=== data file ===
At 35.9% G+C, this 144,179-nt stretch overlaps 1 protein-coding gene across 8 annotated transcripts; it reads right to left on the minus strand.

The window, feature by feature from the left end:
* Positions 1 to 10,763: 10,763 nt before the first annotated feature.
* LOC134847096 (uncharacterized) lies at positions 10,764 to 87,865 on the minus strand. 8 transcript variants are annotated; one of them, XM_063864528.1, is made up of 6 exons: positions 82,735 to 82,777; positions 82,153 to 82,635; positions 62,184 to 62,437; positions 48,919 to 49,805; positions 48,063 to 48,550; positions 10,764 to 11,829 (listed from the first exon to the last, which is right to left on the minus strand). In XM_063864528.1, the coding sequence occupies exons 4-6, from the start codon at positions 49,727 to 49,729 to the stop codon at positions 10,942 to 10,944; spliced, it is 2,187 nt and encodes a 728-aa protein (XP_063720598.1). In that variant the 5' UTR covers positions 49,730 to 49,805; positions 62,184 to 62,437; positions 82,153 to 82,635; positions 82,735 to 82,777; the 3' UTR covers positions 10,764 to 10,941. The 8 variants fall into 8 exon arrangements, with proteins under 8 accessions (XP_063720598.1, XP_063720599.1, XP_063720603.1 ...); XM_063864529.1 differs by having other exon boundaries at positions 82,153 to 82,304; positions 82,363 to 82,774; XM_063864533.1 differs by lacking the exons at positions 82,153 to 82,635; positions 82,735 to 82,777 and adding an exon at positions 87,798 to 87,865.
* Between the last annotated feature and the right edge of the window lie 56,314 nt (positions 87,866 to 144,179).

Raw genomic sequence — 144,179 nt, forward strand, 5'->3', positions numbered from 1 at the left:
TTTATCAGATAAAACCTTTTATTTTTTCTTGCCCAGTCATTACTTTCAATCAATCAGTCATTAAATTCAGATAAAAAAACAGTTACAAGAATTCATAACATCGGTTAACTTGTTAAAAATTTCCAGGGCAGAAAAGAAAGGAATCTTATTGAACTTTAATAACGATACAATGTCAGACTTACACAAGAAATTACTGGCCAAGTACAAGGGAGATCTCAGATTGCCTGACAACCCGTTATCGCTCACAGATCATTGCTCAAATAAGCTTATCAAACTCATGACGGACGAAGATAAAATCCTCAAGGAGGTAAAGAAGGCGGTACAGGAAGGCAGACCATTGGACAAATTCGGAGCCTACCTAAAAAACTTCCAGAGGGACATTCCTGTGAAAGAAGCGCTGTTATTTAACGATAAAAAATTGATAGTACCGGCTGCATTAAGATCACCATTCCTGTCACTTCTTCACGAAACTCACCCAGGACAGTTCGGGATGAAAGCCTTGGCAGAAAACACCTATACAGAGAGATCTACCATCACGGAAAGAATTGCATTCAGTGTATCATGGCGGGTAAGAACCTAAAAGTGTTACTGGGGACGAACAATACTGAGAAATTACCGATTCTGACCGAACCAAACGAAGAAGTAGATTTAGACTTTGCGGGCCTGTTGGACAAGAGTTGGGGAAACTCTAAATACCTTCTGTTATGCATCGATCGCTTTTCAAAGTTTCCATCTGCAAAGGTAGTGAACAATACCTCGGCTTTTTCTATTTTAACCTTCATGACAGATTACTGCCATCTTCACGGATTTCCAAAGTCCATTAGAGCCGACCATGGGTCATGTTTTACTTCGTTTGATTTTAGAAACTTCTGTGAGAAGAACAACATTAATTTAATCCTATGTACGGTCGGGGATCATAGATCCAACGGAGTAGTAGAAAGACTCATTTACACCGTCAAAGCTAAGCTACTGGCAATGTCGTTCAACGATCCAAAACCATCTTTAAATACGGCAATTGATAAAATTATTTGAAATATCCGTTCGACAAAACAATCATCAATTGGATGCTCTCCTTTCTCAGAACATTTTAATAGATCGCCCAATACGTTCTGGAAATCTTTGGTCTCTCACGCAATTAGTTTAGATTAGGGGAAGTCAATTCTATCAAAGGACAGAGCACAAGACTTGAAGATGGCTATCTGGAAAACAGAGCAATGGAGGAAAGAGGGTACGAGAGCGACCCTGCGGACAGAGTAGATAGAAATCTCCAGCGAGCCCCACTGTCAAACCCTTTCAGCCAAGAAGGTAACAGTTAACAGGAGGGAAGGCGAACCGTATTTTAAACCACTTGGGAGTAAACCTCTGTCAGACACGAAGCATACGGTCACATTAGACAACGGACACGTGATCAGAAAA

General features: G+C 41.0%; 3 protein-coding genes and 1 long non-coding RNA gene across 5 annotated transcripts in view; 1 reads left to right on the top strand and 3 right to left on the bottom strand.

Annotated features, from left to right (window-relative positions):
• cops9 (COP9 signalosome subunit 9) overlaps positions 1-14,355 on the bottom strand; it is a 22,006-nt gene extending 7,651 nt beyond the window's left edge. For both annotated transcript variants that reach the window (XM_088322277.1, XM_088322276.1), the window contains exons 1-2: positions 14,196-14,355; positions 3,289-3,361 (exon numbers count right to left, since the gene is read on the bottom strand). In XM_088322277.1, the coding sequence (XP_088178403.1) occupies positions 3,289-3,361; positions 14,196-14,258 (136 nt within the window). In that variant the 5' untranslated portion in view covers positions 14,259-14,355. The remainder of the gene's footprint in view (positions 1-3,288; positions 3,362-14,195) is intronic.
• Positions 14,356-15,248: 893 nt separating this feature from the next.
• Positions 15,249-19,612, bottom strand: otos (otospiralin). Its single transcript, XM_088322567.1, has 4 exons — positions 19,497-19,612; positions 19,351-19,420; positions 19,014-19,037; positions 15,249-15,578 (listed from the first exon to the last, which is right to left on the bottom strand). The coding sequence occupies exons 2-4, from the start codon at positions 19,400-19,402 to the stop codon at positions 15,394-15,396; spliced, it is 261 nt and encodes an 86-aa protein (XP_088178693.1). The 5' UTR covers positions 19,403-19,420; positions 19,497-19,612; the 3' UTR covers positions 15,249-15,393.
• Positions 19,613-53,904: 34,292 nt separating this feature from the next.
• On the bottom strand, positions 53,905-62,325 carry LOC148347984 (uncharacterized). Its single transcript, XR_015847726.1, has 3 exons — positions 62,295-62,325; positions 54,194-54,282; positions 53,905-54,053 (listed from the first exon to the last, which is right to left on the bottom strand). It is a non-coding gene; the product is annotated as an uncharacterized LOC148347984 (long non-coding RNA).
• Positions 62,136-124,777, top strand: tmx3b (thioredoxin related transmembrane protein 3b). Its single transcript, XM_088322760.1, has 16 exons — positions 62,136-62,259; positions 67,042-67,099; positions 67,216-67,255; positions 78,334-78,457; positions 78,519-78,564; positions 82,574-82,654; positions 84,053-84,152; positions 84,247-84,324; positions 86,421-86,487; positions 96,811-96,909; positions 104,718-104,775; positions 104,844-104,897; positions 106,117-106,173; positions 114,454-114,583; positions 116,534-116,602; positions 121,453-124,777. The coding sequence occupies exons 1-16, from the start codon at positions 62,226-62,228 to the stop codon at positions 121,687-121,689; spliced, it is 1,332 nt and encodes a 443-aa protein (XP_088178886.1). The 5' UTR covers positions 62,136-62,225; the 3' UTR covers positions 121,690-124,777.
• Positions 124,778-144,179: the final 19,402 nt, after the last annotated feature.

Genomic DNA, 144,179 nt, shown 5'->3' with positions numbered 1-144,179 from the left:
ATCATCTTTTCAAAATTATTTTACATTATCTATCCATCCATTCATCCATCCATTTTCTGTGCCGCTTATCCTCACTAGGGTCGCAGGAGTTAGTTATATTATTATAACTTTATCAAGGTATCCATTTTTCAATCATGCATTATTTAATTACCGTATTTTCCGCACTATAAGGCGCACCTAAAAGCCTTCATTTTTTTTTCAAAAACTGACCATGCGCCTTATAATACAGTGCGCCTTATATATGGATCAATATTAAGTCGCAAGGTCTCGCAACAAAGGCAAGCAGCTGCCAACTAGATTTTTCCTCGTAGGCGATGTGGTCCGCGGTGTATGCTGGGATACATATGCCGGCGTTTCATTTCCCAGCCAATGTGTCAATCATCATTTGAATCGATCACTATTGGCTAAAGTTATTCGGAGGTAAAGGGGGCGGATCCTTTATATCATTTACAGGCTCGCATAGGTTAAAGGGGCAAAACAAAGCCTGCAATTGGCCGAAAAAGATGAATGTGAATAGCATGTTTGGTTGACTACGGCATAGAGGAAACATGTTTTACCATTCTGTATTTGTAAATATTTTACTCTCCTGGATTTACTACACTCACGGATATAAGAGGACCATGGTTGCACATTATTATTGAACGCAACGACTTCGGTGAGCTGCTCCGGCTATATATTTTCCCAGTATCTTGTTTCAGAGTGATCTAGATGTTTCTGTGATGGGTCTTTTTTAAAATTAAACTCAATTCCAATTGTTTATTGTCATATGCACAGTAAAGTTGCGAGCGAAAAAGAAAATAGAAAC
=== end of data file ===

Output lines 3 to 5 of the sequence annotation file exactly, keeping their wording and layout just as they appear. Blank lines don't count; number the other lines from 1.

* Positions 1 to 10,763: 10,763 nt before the first annotated feature.
* LOC134847096 (uncharacterized) lies at positions 10,764 to 87,865 on the minus strand. 8 transcript variants are annotated; one of them, XM_063864528.1, is made up of 6 exons: positions 82,735 to 82,777; positions 82,153 to 82,635; positions 62,184 to 62,437; positions 48,919 to 49,805; positions 48,063 to 48,550; positions 10,764 to 11,829 (listed from the first exon to the last, which is right to left on the minus strand). In XM_063864528.1, the coding sequence occupies exons 4-6, from the start codon at positions 49,727 to 49,729 to the stop codon at positions 10,942 to 10,944; spliced, it is 2,187 nt and encodes a 728-aa protein (XP_063720598.1). In that variant the 5' UTR covers positions 49,730 to 49,805; positions 62,184 to 62,437; positions 82,153 to 82,635; positions 82,735 to 82,777; the 3' UTR covers positions 10,764 to 10,941. The 8 variants fall into 8 exon arrangements, with proteins under 8 accessions (XP_063720598.1, XP_063720599.1, XP_063720603.1 ...); XM_063864529.1 differs by having other exon boundaries at positions 82,153 to 82,304; positions 82,363 to 82,774; XM_063864533.1 differs by lacking the exons at positions 82,153 to 82,635; positions 82,735 to 82,777 and adding an exon at positions 87,798 to 87,865.
* Between the last annotated feature and the right edge of the window lie 56,314 nt (positions 87,866 to 144,179).